I wish to protest the current ugliness. I see it as a continuing trend, “the uglification of everything.” It is coming out of our culture with picked-up speed, and from many media silos, and I don’t like it.

You remember the 1999 movie “The Talented Mr. Ripley,” from the Patricia Highsmith novel. It was fabulous—mysteries, murders, a sociopath scheming his way among high-class expats on the Italian Riviera. The laid-back glamour of Jude Law, the Grace Kelly-ness of Gwyneth Paltrow , who looks like a Vogue magazine cover decided to take a stroll through the streets of 1950s Venice, the truly brilliant acting of Matt Damon , who is so well-liked by audiences I’m not sure we notice anymore what a great actor he is. The director, Anthony Minghella , deliberately showed you pretty shiny things while taking you on a journey to a heart of darkness.

There’s a new version, a streaming series from Netflix , called “Ripley.” I turned to it eagerly and watched with puzzlement. It is unrelievedly ugly. Grimy, gloomy, grim. Tom Ripley is now charmless, a pale and watchful slug slithering through ancient rooms. He isn’t bright, eager, endearing, only predatory. No one would want to know him! Which makes the story make no sense. Again, Ripley is a sociopath, but few could tell because he seemed so sweet and easy. In the original movie, Philip Seymour Hoffman has an unforgettable turn as a jazz-loving, prep-schooled, in-crowd snob. In this version that character is mirthless, genderless, hidden. No one would want to know him either. Marge, the Paltrow role in the movie, is ponderous and plain, like a lost 1970s hippie, which undercuts a small part of the tragedy: Why is the lovely woman so in love with a careless idler who loves no one?

The ugliness seemed a deliberate artistic decision, as did the air of constant menace, as if we all know life is never nice.

I go to the No. 1 program on Netflix this week, “Baby Reindeer.” People speak highly of it. It’s about a stalker and is based on a true story, but she’s stalking a comic so this might be fun. Oh dear, no. It is again unrelievedly bleak. Life is low, plain and homely. No one is ever nice or kind; all human conversation is opaque and halting; work colleagues are cruel and loud. Everyone is emotionally incapable and dumb. No one laughs except for the morbidly obese stalker, who cackles madly. The only attractive person is the transgender girlfriend, who has a pretty smile and smiles a lot, but cries a lot too and is vengeful.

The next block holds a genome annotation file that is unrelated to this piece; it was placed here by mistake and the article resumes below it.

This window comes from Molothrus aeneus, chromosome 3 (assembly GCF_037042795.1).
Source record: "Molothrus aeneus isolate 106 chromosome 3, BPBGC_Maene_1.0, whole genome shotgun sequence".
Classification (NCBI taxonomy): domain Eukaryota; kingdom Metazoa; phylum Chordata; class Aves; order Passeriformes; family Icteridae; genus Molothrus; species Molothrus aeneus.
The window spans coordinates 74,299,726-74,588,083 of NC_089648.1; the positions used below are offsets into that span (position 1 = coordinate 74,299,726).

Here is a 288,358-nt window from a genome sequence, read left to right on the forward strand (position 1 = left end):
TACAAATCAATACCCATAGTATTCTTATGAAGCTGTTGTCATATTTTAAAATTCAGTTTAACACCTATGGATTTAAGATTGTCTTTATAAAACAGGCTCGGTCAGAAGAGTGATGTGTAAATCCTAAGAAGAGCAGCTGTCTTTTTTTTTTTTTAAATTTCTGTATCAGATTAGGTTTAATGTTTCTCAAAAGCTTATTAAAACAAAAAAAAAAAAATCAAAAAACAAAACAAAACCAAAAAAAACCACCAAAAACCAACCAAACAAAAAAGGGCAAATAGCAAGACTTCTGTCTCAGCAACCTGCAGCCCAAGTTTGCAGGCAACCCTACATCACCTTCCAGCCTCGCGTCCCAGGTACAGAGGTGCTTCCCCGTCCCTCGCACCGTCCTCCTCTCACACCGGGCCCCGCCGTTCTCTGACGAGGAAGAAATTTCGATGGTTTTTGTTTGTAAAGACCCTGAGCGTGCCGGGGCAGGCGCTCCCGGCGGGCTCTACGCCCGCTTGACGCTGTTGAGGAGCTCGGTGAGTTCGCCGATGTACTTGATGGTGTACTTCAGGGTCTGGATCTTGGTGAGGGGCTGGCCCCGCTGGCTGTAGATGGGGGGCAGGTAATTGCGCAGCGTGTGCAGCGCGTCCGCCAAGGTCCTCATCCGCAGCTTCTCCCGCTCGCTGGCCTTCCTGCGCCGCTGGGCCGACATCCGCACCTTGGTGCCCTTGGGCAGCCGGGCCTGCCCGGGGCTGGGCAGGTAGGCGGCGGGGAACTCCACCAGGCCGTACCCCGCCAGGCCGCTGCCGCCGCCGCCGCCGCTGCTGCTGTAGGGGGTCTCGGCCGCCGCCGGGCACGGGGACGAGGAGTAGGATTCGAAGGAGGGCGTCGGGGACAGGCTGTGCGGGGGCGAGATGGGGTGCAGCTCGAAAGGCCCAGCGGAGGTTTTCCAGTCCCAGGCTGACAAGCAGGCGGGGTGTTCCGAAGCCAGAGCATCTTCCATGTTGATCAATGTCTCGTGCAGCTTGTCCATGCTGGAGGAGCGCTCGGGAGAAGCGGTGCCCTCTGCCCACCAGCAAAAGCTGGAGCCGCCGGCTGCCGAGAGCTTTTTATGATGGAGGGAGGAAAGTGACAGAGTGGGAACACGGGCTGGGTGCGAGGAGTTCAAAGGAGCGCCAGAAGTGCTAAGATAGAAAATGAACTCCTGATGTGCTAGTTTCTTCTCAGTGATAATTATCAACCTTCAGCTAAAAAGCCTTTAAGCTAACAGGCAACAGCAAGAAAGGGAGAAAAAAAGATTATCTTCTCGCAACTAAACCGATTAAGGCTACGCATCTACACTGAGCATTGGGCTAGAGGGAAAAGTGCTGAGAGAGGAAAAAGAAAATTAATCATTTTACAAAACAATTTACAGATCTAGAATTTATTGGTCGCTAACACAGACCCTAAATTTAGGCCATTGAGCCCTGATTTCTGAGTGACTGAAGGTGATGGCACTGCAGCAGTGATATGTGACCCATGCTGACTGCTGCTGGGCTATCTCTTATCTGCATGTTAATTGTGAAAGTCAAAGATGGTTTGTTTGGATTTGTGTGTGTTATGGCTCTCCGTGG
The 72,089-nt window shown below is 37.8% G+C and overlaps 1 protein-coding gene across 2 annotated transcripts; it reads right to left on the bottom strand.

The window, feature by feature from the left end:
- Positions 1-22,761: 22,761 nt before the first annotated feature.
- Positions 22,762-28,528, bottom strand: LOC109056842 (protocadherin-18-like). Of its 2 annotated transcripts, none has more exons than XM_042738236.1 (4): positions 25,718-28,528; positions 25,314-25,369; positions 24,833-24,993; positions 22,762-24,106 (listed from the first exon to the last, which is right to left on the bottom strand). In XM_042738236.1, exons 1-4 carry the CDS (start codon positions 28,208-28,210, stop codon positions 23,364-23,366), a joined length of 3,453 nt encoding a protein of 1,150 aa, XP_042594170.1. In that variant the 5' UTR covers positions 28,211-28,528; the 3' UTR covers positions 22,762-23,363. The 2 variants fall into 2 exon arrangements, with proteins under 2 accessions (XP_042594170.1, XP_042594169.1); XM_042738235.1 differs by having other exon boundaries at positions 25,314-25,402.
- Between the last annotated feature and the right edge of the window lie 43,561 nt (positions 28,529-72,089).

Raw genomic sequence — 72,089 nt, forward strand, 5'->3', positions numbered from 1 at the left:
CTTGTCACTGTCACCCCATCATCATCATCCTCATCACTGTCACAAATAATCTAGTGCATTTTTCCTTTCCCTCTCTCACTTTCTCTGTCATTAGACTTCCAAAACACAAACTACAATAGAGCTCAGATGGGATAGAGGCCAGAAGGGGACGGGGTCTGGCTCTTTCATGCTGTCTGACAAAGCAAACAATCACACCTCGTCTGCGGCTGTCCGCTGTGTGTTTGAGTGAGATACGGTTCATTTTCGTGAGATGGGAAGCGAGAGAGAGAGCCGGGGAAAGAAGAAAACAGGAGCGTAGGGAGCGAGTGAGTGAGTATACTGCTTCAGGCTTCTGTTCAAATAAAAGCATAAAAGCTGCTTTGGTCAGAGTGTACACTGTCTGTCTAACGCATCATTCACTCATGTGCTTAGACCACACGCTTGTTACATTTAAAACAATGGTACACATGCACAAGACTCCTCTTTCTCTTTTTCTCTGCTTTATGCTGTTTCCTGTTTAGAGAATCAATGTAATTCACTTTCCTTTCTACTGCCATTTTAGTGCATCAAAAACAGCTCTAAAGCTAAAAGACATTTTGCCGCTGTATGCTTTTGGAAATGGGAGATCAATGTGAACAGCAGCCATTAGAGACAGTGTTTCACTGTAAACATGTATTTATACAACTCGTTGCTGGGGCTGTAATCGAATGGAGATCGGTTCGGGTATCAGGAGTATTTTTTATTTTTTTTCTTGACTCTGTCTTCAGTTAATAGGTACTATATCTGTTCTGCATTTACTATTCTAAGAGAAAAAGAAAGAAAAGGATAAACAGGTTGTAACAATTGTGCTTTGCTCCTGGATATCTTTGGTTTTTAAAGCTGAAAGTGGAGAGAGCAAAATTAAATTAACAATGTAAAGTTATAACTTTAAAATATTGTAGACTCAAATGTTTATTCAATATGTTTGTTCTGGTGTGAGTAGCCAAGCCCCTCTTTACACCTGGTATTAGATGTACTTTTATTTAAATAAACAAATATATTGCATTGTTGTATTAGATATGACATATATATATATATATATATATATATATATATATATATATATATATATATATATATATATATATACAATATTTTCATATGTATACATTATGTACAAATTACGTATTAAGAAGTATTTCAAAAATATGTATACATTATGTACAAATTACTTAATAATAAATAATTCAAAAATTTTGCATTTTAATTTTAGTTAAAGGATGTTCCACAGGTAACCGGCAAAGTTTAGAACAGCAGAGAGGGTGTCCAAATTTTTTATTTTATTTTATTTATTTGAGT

Good drama always makes you think. I thought: Do I want to continue living?

I go to the Daily Mail website, once my guilty pleasure. High jinks of the rich and famous, randy royals, fast cars and movie stars, models and rock stars caught in the drug bust. It was great! But it seems to have taken a turn and is more about crime, grime, human sadness and degradation—child abuse, mothers drowning their babies, “Man murders family, self.” It is less a portal into life’s mindless, undeserved beauty, than a testimony to its horrors.

I go to the new “Cabaret.” Who doesn’t love “Cabaret”? It is dark, witty, painful, glamorous. The music and lyrics have stood the test of time. The story’s backdrop: The soft decadence of Weimar is being replaced by the hard decadence of Nazism.

It is Kander and Ebb’s masterpiece, revived again and again. And this revival is hideous. It is ugly, bizarre, inartistic, fundamentally stupid. Also obscene but in a purposeless way, without meaning.